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Reason, Faith, and Revolution: Reflections on the God Debate (The Terry Lectures Series) Paperback – March 16, 2010
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--Laurie Taylor"New Humanist Magazine" (07/01/2009)
"[B]etter than any previous book of its kind."--James Wood, "The New Yorker"--James Wood"The New Yorker" (08/31/2009)
"Eagleton writes with lucidity, wit and panache and, though an atheist himself, successfully shreds what the conflated Ditchkins say in their books."--Piers Paul Read"Spectator" (11/14/2009)
'A boisterous polemic ... Eagleton yields to none in his denunciation of institutional Christianity and a punitive, vengeful God as a betrayal of Jesus's championing of the poor and rejected.'--Jonathan Benthall"Times Literary Supplement" (12/11/2009)
"Brisk, funny, and challenging . . . . One of the most fascinating, most original and prickliest works of philosophy to emerge from the post-9/11 era."--Andrew O'Hehir, "Salon"
--Andrew O'Hehir"Salon" (04/01/2009)
"Eagleton''s book is a brisk and welcome contribution to the ongoing discussion about the place of religion in the world today. Readers will find plenty to challenge them in this brief snapshot of today''s ''God Debate.''"--;i>Association for Mormon Letters
"--Blair Dee Hodges "Association for Mormon Letters "
''Eagleton is one of Britain''s leading literary critics and writes with verve and humour.'' -- Paul Goodliff, Baptist Times--Paul Goodliff"Baptist Times" (06/18/2010)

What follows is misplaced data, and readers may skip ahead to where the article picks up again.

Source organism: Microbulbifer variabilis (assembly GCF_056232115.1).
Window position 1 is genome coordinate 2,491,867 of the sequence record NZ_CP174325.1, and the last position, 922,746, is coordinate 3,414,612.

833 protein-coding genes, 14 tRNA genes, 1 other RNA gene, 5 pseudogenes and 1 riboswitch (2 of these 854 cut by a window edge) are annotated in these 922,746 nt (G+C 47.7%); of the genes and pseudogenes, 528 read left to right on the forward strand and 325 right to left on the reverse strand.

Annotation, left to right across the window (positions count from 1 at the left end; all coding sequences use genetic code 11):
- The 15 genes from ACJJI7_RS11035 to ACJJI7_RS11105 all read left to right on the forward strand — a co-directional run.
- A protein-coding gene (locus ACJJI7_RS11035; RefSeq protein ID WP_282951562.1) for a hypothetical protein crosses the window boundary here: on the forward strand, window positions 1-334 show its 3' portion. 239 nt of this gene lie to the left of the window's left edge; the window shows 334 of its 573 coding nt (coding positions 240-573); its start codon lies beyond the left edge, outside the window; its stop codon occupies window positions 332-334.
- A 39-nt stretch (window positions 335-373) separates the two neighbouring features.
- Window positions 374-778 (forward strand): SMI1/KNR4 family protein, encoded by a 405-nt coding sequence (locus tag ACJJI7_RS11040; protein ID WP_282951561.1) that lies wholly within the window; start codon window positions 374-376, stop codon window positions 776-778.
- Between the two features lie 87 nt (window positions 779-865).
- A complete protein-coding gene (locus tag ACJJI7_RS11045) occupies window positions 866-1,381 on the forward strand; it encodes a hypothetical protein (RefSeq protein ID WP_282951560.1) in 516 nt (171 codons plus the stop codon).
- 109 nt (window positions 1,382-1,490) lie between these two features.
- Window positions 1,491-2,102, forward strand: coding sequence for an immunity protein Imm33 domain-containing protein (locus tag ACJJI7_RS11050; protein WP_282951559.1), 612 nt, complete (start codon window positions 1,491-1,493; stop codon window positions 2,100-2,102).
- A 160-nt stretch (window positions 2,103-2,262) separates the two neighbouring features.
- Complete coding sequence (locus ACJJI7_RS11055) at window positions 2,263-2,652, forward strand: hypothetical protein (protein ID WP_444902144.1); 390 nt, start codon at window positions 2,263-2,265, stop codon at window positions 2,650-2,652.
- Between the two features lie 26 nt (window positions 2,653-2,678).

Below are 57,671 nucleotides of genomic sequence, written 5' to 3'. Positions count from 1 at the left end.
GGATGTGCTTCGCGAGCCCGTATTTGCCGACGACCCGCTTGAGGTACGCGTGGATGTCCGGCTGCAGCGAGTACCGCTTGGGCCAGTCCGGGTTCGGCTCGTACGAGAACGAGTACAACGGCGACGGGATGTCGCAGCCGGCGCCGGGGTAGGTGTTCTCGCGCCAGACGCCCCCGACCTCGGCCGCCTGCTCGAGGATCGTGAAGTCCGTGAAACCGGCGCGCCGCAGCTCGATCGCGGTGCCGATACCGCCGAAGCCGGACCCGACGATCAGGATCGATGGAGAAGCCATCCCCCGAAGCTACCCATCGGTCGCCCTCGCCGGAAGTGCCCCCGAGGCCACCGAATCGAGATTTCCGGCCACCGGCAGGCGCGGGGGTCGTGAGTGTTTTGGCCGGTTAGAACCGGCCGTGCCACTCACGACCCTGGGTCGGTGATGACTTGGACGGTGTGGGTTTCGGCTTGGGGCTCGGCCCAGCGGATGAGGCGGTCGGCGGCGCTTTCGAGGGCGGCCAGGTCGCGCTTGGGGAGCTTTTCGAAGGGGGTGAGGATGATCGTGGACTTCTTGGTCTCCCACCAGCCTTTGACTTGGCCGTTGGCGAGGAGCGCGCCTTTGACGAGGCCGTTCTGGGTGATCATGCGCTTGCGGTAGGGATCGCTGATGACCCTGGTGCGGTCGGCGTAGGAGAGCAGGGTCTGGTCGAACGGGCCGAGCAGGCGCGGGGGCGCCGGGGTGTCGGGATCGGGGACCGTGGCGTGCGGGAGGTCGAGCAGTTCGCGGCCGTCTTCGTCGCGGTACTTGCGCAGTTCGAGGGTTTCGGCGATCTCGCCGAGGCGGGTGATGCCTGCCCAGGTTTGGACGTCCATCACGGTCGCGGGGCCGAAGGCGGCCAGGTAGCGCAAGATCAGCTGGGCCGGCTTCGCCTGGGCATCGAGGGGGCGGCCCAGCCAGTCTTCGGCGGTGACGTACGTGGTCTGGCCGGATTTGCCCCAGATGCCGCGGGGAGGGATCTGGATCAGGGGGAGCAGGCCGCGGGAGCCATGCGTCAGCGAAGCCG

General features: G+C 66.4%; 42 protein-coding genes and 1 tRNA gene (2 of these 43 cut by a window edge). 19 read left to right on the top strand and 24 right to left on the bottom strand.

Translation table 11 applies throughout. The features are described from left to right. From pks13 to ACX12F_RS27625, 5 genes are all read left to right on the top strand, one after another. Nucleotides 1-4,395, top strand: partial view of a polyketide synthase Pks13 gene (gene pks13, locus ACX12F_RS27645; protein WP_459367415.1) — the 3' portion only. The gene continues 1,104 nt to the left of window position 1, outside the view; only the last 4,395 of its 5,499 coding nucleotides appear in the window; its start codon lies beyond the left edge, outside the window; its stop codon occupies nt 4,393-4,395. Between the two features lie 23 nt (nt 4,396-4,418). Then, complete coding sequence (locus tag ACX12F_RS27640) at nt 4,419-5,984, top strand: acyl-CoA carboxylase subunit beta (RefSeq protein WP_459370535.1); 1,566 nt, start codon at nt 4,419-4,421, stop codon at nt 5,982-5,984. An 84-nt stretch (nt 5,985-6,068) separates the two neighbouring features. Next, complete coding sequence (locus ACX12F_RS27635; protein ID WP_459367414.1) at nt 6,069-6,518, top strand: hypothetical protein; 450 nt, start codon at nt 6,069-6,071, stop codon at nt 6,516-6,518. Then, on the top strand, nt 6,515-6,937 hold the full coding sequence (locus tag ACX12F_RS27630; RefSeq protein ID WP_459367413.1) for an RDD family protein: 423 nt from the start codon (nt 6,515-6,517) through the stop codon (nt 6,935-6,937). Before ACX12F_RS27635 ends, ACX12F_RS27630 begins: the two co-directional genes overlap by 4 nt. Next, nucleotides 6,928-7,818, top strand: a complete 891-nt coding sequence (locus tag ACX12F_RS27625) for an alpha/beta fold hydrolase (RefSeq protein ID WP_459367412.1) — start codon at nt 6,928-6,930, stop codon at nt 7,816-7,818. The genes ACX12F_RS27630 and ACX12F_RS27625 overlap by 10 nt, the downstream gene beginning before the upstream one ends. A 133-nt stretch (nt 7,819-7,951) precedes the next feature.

"Eagleton is an unconventional and entertaining thinker. His book is as much about capitalism, politics, and literary criticism as it is about religion." --Kurt Kleiner, "The Globe and Mail"--Kurt Kleiner "The Globe and Mail "
"Erudite, but often entertaining volume." --Rich Barlow, "Boston Globe"--Rich Barlow "Boston Globe "
Eagleton''s book "meets the challenge of the New Atheists with a sense of playfulness (for example, he melds the two leading lights of the movement, Richard Dawkins and Christopher Hitchens, into one signifier, "Ditchkins"), and a dogged refusal to let Oxbridge-trained rhetoric stand in for actual reason. The result is a work bathed in wit and punctuated with soaring prose that, while sympathetic to religious truth-claims, ends with a flourish on his Marxist hopes for an embrace of "tragic humanism.""--Lyndon Shakespeare, "Anglican Theological Review"--Lyndon Shakespeare "Anglican Theological Review "
"Terry Eagleton is at his best as a critic, and much of the book, which is really a series of lectures delivered at Yale University, is devoted to incisive and angry analyses of what is wrong with our world in the twenty-first century."--Benjamin Beit-Hallahmi, "Metapsychology Online Reviews"--Benjamin Beit-Hallahmi"Metapsychology" (12/01/2009)
."..[a] gloriously rumbustious counter-blast to Dawkinsite atheism...paradoxes sparkle throughout this coruscatingly brilliant polemic.... Eagleton is stronger on reason than Ditchkins, for he thinks carefully about what his opponents say.... This is, then, a demolition job which is both logically devastating and a magnificently whirling philippic.... It is easy to see why a lot of people will not be happy with this book. Much of what it says is too true."--Paul Vallely, "The Independent"